“It’s important to have gratitude to be able to follow such a great path”

Thrive Global: As a part of my series about pop culture’s rising stars, I had the distinct pleasure of interviewing Vida Ghaffari. Multi award-winning Iranian-American actress Vida Ghaffari was born and raised in the Washington DC metropolitan area. The daughter of esteemed NASA scientist, mathematician, and professor Abolghassem Ghaffari and artist and art teacher Mitra Ghaffari, Vida was infused with a diverse artistic and analytical upbringing. Melding the realms of art and science, and hailing from the prominent Qajar dynasty via her mom’s side of the family (Vida has two lines of descent from Fath-Ali Shah) and the aristocratic, artistically and politically powerful Ghaffari clan (who still has a street named after them in Tehran), which pre-dates Islam on her father’s side, Vida — with her royal bearing and Old World formality — often portrays regal, powerful and authoritative women...

Thank you so much for doing this with us! Can you tell us the story of how you grew up?

I grew up in the DC metropolitan area in a tough but interesting time for an Iranian-American family. It was after the revolution and my family’s life really changed. Many friends and relatives came to stay with us…I remember my parents always going to airports and picking up friends and relatives and seeing how hard life was for these people. It seems like in a way, they were casualties from the political situation in Iran and I really got to see how people experienced life. Seeing this tough reality for many really affected me and how I felt about expressing myself about the human condition led to the arts. My folks were so preoccupied in housing and prepping these people for living in the states and on top of all that, I was bullied a lot in school about being Iranian, so film and television become my own escapes. I studied Theatre and Journalism at the University of Maryland, College Park, which is one of the largest universities in the states. These days, I’m a working SAG-AFTRA actress who is always working on improving my craft and growing as an artist.

Can you share a story with us about what brought you to this specific career path?

I got my start as a journalist reporting for some non-religious, non-political Persian satellite TV stations. They liked my voice and the fact that I spoke English with no accent, so I started voicing their promos in Farsi and English. I joke that it was twice the work for half the pay working in two languages. One of the editors graciously offered to put some clips together, which lead to my voiceover demo real and was a good way to find my first vo agent. I also took classes and seminars. My acting career took off soon after that.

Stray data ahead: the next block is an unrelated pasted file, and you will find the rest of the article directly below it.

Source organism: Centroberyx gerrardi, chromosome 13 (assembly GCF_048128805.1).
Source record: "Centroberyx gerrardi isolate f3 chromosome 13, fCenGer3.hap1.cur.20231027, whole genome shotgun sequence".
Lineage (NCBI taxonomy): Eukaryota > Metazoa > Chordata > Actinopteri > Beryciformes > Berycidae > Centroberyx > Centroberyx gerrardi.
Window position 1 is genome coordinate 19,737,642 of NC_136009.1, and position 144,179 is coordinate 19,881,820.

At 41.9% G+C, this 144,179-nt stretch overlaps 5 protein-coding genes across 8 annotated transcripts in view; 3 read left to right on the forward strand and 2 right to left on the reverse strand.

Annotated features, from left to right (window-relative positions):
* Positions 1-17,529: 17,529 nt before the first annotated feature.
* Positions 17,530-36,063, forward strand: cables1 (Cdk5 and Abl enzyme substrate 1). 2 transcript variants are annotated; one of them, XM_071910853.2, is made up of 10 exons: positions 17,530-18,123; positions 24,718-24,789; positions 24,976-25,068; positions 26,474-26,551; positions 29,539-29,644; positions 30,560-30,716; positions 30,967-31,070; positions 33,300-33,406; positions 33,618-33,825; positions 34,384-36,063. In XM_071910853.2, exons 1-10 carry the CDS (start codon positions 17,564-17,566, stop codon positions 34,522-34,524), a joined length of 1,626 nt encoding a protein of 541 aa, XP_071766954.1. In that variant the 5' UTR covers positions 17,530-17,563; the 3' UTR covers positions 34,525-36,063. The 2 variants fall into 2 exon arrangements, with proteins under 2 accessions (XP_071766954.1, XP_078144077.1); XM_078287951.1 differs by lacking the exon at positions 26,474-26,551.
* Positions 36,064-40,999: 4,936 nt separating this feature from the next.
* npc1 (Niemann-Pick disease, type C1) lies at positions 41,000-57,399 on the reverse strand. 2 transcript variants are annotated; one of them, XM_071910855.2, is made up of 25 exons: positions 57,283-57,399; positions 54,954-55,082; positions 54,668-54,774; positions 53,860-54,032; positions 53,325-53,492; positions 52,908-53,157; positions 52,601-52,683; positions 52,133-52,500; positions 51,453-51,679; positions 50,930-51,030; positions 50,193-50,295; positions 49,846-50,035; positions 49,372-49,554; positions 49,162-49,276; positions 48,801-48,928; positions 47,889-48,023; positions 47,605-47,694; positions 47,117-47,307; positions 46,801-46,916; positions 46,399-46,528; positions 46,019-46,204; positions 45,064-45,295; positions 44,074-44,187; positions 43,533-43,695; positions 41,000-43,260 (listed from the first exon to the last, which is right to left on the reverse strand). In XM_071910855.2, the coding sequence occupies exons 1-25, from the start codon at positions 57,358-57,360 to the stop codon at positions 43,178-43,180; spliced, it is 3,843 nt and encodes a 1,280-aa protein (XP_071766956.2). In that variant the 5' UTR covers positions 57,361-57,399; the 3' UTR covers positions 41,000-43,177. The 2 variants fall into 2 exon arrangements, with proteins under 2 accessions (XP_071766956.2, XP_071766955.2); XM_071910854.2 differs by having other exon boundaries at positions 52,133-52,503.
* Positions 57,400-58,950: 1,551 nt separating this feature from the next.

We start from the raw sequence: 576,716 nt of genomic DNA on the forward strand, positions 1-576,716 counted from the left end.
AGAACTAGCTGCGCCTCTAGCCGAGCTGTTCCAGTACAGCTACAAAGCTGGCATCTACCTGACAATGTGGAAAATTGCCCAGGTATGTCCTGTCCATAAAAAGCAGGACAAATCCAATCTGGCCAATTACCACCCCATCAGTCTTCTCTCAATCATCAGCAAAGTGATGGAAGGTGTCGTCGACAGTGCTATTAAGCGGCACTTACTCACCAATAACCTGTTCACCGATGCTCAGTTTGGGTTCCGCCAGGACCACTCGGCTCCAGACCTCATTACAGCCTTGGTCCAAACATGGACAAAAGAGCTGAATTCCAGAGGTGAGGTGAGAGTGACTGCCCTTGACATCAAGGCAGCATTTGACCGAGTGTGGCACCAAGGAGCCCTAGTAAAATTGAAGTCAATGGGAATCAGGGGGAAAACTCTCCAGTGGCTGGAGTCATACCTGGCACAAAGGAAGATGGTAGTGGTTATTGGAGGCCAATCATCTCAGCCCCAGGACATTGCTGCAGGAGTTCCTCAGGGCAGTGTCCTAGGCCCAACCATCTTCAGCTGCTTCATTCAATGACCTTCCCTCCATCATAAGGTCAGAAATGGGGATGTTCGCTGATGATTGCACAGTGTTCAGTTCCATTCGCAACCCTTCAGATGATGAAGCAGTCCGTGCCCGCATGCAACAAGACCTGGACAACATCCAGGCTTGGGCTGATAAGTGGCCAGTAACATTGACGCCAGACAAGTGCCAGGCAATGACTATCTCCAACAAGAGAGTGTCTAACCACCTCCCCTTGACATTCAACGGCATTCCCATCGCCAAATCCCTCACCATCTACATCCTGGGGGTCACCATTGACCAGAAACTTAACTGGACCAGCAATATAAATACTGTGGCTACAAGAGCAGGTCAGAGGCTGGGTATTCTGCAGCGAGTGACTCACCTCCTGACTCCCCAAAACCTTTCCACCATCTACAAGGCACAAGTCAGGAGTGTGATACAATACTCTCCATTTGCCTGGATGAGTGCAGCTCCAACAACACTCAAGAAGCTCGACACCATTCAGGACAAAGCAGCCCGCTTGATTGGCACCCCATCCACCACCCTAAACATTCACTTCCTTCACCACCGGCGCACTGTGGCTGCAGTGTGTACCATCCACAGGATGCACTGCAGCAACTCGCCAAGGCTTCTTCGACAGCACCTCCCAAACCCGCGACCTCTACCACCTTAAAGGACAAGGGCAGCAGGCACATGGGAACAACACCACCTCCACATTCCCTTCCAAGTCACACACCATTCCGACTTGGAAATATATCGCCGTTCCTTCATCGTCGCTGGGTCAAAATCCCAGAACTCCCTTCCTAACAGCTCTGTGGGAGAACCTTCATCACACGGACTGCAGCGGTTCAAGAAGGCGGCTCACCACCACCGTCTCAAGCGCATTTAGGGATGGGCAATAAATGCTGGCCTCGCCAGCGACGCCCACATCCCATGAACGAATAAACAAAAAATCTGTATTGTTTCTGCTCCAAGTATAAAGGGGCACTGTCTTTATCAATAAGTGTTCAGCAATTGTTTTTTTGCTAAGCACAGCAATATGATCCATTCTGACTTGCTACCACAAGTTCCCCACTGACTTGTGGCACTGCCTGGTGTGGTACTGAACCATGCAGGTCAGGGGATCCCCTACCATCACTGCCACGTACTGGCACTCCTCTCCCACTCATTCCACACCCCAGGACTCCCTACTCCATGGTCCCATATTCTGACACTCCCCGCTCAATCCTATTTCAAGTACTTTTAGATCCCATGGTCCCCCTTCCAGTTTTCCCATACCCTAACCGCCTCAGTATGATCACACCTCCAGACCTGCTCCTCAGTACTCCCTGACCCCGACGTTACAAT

Can you tell us the most interesting story that happened to you since you began your career?

When I booked the Mindy Project, my character Nasreen was covered in a headscarf. Since I was acting in the pilot and there is a lot of emphasis on that episode, the producers and even the network was very worried that the scarf would loosen up or not look right again, so when they broke us for lunch on the Universal lot, I ate in the commissary with a full on headscarf. Needless to say, I remember how hard it was to chew with such a tight scarf..I have so much respect for women in Iran. They are really subjected to a lot and have handled their situation with grace and dignity.

Can you share a story about the funniest mistake you made when you were first starting? Can you tell us what lesson you learned from that?

It’s not really a big mistake, but I remember I took an acting class out here when I first moved out here and it was probably 4 to 5 hours long. I was shooting a film earlier that day and didn’t get a chance to eat dinner. I took a health bar with me and ate it in class, to which my instructor singled me out in front of 30 others students, “What do you think this is Miss Ghaffari, a dinner theatre?” I probably should have stepped out to eat that bar. For the rest of the time I took the class, other students would joke and call me out on it. Mind you, I was very hungry and it was a bar >>>